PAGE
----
Syria Deeply also provided more details of the attack
After completing his prayers around 1 a.m. on April 13, Yasser fell asleep with his wife, two young children, and sister, who all shared a bed in a modest home in Sheikh Maqsood, the Kurdish-majority frontline neighborhood in Aleppo.
“I heard something explode on the roof. I thought it was a shell and called my brother for help,” he said. His eldest son, one and a half years old, started mumbling and was soon hyperventilating.
The baby, only four months old, was also struggling. “I knew then that there were chemicals in the air and I told everyone to get out. I screamed for help and saw my neighbors come in,” Yasser said, recounting the horror he experienced while recuperating at a hospital in Afrin, a town north of Aleppo.
Patients exhibited hyper-salivation, increased secretions, eye pain, muscle spasms and seizures, and loss of consciousness, Dr. Hassan said. Volunteers who helped rescue Yasser’s family and medical staff who came in contact with the victims all exhibited the same symptoms.
Unusually items were recovered from the scene of the attack and photographed


The victims of the attack were also filmed


The second video was part of a report by the Times which left CBRNe World (a respected magazine providing "those tasked with defending against CBRN and IED threats with the essential practical, scientific and political information") unimpressed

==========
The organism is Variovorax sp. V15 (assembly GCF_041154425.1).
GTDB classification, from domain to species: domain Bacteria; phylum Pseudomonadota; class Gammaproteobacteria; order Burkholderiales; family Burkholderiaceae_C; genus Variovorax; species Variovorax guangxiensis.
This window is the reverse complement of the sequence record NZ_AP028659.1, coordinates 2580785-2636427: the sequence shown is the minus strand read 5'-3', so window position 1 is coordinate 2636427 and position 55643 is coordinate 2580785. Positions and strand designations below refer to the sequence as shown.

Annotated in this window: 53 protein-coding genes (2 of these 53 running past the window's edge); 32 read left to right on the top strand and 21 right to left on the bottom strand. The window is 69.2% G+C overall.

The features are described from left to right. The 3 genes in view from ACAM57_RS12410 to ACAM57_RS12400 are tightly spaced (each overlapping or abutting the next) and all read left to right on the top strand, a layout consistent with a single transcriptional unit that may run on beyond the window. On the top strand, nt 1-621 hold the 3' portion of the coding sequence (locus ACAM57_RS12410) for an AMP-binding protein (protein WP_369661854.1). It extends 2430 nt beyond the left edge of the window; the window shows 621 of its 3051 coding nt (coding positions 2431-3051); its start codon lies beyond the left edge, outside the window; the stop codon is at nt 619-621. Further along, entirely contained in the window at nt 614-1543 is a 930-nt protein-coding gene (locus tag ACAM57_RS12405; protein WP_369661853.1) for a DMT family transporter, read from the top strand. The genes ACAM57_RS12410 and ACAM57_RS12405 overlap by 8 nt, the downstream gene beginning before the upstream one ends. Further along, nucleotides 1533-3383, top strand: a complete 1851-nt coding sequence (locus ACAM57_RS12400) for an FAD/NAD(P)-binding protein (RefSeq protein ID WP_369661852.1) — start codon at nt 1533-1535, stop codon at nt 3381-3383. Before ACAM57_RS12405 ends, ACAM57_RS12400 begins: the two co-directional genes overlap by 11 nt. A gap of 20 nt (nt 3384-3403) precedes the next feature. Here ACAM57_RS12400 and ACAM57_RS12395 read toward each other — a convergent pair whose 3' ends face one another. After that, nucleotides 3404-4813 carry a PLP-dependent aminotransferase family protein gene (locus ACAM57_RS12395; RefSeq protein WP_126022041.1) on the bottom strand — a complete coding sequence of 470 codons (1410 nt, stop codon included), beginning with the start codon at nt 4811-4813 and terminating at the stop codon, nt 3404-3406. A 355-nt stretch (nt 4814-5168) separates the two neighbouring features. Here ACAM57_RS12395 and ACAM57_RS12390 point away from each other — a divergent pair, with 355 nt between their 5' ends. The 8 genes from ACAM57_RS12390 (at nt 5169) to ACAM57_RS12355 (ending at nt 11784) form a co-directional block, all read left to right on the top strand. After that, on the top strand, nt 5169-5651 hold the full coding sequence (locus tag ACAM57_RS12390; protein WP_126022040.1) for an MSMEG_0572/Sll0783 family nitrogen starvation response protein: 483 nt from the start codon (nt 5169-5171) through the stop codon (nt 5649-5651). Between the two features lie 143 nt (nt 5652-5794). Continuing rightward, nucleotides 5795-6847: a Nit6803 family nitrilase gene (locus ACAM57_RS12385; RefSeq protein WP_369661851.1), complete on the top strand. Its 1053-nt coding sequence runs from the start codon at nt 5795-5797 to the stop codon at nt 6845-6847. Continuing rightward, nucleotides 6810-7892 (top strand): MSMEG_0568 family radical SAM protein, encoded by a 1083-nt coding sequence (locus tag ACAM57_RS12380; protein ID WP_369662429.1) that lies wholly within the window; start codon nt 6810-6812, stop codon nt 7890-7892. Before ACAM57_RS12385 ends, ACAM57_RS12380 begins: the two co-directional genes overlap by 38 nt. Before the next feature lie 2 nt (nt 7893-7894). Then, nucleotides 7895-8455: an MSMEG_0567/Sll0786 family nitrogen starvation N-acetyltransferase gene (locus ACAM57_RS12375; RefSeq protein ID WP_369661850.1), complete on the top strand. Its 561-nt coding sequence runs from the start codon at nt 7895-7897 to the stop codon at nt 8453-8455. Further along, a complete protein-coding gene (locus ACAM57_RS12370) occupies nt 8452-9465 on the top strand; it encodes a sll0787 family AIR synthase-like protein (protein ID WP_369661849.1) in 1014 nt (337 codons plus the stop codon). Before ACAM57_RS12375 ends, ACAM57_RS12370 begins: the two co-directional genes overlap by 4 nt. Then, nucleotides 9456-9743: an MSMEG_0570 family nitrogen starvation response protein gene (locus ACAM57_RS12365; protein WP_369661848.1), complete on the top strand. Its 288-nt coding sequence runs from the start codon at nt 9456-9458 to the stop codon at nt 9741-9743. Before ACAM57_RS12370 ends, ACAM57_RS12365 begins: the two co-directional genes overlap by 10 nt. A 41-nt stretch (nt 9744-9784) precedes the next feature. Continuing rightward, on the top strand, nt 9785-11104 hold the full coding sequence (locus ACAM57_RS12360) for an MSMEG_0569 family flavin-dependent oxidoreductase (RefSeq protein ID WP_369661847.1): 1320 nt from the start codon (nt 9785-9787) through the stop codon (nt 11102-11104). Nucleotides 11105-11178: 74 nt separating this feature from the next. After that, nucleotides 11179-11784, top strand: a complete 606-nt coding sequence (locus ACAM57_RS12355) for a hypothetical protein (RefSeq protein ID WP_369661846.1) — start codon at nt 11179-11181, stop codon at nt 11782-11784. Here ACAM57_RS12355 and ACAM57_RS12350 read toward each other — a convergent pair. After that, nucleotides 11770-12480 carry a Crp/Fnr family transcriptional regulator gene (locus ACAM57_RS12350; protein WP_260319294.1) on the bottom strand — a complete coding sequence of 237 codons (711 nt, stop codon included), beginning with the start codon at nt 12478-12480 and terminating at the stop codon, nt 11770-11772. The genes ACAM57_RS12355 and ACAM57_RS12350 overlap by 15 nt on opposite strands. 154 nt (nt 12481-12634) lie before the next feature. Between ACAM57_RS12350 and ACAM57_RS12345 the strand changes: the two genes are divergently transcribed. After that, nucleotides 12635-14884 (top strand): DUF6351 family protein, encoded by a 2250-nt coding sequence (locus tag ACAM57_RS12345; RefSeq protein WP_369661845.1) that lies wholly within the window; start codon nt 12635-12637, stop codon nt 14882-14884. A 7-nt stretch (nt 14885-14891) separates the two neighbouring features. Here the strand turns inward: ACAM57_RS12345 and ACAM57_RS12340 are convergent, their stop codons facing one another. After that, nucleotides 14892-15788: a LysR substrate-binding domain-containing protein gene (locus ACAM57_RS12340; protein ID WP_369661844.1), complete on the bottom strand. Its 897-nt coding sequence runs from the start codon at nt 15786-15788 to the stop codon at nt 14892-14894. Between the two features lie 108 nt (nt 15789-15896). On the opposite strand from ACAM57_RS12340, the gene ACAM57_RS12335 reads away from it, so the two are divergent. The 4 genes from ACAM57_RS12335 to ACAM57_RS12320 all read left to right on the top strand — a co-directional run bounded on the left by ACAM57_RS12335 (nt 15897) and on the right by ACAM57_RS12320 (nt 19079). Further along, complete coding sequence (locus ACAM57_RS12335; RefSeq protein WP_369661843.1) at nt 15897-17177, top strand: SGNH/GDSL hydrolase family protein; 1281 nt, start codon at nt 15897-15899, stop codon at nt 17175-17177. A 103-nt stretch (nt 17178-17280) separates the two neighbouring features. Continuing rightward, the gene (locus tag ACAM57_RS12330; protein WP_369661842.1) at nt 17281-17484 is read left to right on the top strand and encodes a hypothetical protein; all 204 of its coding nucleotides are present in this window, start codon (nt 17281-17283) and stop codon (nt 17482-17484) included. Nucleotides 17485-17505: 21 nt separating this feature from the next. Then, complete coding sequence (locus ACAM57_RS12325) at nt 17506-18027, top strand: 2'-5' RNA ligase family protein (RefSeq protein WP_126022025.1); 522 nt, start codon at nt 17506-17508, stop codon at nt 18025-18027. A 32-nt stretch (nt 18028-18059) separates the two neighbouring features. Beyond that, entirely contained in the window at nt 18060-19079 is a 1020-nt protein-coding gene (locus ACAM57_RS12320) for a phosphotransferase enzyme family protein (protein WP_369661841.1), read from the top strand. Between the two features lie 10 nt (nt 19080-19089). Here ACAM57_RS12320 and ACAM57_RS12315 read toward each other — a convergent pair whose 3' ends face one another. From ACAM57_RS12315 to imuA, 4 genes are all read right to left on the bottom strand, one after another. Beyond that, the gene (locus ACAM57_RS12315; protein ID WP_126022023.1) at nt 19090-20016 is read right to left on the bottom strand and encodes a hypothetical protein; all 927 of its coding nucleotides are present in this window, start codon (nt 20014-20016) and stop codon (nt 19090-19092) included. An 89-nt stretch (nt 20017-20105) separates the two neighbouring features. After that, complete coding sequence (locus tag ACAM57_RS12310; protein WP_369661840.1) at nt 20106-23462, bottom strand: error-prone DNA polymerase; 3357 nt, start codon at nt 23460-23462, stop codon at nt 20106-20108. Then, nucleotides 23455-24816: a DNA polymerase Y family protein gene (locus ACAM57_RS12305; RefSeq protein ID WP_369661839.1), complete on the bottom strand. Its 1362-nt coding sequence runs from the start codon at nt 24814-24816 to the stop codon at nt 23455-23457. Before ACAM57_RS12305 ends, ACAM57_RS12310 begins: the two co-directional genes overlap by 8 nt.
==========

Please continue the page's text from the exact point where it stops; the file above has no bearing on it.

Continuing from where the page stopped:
The Times newspaper broke the story with grand words about their ‘investigation’ by Anthony Loyd. It takes a brave journalist to work in a warzone, but last time we checked Mr Loyd is neither a doctor or an expert on chemical attacks. Other than a building hit by a munition, he was mainly shown video footage of the medical aftermath- which he (and others) have decided is convincing because it has people frothing at the mouth. The other ‘key evidence’ is that Doctors have said they used atropine and it had an immediate effect.
So why are we so skeptical? Well let’s start with the foaming. Its incredibly bright white and even compared to the discoloured, flecked and bubbled nature one more usually associates with mouth foaming. Its also the first time I have seen the word ‘foaming’ used as a symptom. Salivation, drooling yes but not foaming. A cursory check of CDC, NLM, or indeed any of a range of good medical sources would have backed this up. Even comparison with the victims of Tokyo.
What can we infer from the ‘evidence’? Nothing. No bodies, no medical evidence, no pictures made public of the ‘canister’ and no explanation for such an unusual and frankly ineffectual use of chemical agent. As for responding to atropine quickly - anyone given atropine reacts quickly! Heart rates will slow, sweating reduce or stop, jitters and shaking will be calmed. Its effectiveness at this doesn’t mean the person was exposed to nerve agents. The description of the attack is unusual, both the level of physical damage (a torn plastic awning)  and the description of its functioning.
Could it be real - possibly. Could it be misdiagnosed and something other than sarin - possibly, could it be a fake - possibly. Has it advanced our understanding or confidence - not a single iota.